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China stands out at Expo Milano

Updated: May 13,2015 10:02 AM     Xinhua

MILAN — China stands out not only for its three pavilions, one national and two corporate at the world exposition in Milan, but also for the special attention paid by the Italian event to the Asian country.

When international visitors arrive in Milan Malpensa, one cannot fail to notice the “Chinese-friendly” spirit of the airport, which has equipped with Chinese signage and Mandarin-speaking staff.

Earlier this year, the managing company of Milan Malpensa was conferred the 2015 Gold Award for Service Quality of CTW Chinese Tourist Welcome Award, the most important quality sign for the international Chinese outbound market.

Both the Malpensa airport and the Italian State railway have launched a website in Chinese and have trained their personnel to understand China’s culture with the goal to make Chinese passengers feel at home, starting from food.

For example, while traveling on an Italian State railway train, it is possible to taste dishes of China’s culinary tradition. Meanwhile, various top-level restaurants in the Milan city center have introduced a Chinese menu to welcome some one million Chinese tourists expected during the Expo.

The Expo Milano 2015, which runs from May 1 to Oct 31, is dedicated to global food issues. Yu Peijian, a student at Milan Polytechnic University, is one of the Chinese volunteers who help visitors at the Expo site, around one million square meters northwest of Milan.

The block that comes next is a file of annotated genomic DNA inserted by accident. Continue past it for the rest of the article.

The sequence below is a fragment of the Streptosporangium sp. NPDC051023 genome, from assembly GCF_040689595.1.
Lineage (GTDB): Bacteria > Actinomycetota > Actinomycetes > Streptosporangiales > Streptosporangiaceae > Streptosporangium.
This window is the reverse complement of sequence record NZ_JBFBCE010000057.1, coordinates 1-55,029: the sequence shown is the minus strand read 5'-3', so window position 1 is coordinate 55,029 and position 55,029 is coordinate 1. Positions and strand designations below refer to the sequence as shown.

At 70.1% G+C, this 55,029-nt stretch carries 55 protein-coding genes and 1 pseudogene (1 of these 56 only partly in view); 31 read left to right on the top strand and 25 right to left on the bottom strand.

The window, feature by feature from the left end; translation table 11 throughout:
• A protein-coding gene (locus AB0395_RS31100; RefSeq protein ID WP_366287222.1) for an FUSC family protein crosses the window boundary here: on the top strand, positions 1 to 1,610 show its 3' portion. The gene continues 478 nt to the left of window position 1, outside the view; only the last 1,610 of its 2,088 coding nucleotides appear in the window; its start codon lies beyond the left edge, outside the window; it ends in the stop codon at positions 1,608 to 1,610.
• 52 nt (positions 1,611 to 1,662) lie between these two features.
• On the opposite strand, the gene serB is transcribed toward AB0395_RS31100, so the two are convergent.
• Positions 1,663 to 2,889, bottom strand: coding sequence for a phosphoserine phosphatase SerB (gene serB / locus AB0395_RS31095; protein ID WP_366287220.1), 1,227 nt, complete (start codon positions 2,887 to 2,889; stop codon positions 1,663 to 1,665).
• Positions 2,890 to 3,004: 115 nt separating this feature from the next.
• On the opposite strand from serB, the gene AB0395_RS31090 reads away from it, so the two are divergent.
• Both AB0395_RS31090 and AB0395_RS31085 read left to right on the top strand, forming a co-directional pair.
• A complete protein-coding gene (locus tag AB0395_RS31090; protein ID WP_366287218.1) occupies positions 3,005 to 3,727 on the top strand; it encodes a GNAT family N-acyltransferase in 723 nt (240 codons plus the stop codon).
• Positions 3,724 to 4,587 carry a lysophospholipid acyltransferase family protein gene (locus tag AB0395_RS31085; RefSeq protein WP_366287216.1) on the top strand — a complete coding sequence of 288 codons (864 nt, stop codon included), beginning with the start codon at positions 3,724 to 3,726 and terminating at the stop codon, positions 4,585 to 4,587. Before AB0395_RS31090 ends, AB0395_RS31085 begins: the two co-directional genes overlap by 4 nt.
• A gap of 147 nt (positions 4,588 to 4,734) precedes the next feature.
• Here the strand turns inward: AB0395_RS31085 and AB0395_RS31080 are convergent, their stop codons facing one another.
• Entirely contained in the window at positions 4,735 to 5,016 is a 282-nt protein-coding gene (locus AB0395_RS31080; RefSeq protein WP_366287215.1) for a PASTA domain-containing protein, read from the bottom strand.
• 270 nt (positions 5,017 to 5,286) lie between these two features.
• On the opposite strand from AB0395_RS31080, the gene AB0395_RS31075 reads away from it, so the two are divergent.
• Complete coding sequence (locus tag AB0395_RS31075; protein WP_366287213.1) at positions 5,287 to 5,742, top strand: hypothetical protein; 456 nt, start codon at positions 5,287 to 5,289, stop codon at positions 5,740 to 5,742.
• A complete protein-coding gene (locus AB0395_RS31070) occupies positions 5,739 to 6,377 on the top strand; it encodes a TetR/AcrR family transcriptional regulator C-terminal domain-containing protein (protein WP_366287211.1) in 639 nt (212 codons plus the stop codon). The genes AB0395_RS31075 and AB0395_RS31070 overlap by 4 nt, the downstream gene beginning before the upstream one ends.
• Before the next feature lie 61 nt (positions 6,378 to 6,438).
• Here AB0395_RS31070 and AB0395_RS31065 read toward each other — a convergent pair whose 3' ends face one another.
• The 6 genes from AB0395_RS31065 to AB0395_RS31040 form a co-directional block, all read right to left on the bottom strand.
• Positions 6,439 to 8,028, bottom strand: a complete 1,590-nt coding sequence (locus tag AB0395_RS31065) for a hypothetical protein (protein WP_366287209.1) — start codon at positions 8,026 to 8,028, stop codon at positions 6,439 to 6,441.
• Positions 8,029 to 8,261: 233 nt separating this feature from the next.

“I provide general information about the site and events taking place at the pavilions,” Yu told Xinhua. He said a majority of Chinese volunteers are Chinese students living in Milan, but there are also a few who came from China to take part in the program.

Among the China-related initiatives launched at the Italian Expo, there is a “dictionary of nutrition in three languages, Italian, Chinese and English,” Alessandra Lavagnino, co-director of the Confucius Institute at the University of Milan, told Xinhua.

The project, she said, was launched by the University of Milan’s language and culture department with the support of Confucius Institute, and was carried out thanks to a close collaboration between professors and students which started soon after the end of the Shanghai Expo 2010.

The dictionary will be officially presented at the Expo Milano 2015 in the coming days. “We believe it will be a very useful instrument both for the food sector operators as well as the Expo’s visitors,” Lavagnino said.

The China Pavilion, which covers an area of 4,590 square meters, with the China Corporate United Pavilion and the Vanke Pavilion, which cover 1,200 square meters and 900 square meters respectively, make China the country with the largest exhibition scale at the Expo.

“China is a fantastic country,” Marco Balich, creative director of the Italian Pavilion, told Xinhua. “For me, China is the future and I believe that Italy and China must talk to each other not only thinking back to Marco Polo but also to all future collaborations,” he said.

Balich, who has directed worldwide shows and is the executive producer of the 2016 Olympic Games ceremonies in Rio de Janeiro, said: “China has a lot to give in terms of culture and Italy is proud of so many Chinese citizens coming to visit the Milan Expo.”